167. Memorandum From President Nixon to his Assistant (Haldeman)1
In the Sunday, January 9, New York Times there is an article by Benjamin Wells on India–Pakistan. I want you to clip the article and without discussing it with Henry and stirring him up have a quiet talk with Bill Rogers. The problem is that somebody in State, with no justification whatever, is trying to continue a running battle with the White House on this issue. Of course, an idea as to how the State people feel is the disrespectful tone of the quote, “Nixon is mad at India, etc.,” rather than that the President is opposed to aiding India. You will also note that the high State Department official who gave the story to Wells made a big point of the fact that 104 million dollars in letters of credit were not cut off and that 30 million dollars or so in development loans were not cut off.
The difficulty with this kind of article is that it appears that the State Department bureaucracy is (one) disrespectful toward the President; (two) deliberately failed to follow his directions with regard to cutting off aid during the period of the war and thereafter; and (three) are trying to move back toward India at a time that we are for other reasons trying to play it cool.[Page 339]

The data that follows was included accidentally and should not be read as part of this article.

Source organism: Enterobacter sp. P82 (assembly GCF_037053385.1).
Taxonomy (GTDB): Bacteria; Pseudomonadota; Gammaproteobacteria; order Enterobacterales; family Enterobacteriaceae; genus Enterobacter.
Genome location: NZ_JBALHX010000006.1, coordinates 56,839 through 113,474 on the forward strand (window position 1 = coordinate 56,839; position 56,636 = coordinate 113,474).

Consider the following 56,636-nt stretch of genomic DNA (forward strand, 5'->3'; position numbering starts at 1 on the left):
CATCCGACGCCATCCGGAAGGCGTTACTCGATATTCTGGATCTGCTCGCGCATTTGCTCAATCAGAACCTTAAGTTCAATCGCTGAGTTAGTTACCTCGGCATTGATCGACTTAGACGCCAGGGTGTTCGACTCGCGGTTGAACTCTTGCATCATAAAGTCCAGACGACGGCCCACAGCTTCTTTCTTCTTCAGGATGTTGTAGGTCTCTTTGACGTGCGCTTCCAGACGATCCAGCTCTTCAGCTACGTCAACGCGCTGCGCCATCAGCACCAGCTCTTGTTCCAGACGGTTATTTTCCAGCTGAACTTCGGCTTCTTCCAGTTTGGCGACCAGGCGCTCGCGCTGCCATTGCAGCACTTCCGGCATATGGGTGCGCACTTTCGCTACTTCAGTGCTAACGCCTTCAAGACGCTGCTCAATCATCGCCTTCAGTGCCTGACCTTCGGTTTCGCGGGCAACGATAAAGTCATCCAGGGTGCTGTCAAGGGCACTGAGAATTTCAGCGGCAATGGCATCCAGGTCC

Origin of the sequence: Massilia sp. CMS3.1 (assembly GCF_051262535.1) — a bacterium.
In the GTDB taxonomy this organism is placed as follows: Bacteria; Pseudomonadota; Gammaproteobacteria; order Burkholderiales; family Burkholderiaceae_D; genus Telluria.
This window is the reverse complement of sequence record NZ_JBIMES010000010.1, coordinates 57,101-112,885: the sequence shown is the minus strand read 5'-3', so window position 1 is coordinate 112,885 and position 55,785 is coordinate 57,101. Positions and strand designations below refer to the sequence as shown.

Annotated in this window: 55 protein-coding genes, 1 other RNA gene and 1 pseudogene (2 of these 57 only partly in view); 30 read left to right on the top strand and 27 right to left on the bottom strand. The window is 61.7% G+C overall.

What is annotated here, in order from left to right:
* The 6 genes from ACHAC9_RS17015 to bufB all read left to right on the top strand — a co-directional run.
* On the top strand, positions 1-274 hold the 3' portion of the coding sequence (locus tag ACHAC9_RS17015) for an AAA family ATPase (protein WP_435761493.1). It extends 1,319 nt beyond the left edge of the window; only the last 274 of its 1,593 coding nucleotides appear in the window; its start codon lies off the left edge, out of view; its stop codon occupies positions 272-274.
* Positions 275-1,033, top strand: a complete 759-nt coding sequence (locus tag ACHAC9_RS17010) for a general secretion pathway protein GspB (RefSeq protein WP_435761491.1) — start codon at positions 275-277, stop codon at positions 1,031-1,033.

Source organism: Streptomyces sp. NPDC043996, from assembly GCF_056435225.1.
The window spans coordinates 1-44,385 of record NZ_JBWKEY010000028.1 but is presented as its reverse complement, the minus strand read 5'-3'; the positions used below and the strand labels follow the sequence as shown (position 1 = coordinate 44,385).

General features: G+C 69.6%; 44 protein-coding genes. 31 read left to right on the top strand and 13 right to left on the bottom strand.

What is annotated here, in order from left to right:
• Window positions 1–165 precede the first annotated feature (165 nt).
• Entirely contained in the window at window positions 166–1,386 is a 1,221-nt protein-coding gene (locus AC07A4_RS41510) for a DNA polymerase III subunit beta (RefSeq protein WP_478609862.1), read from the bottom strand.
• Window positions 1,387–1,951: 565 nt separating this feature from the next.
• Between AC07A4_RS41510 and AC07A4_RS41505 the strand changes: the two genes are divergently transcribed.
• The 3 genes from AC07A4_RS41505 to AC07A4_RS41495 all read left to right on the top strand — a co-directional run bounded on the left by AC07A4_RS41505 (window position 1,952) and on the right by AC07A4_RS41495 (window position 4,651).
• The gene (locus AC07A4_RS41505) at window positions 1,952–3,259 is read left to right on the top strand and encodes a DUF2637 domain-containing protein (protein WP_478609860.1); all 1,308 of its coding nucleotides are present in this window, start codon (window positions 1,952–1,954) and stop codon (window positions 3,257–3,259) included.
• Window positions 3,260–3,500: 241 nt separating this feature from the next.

My attitude toward India, as Bill knows, is that in the long run we must continue to aid them, but I think we gain nothing whatever by running to them so fast and particularly in this manner which would lead Mrs. Gandhi to believe that the State Department was totally on her side, the President was the only one who was against her.
Bill has handled the questions in fine shape. What is needed is to have the government speak with one voice on this and not give an indication that policy enunciated by the President and Secretary of State is being undercut by career diplomats.
- Source: National Archives, Nixon Presidential Materials, White House Special Files, President’s Office Files, President’s Personal Files, Box 3, Memoranda from the President, 1969–1974, Memos—January 1972. Confidential.↩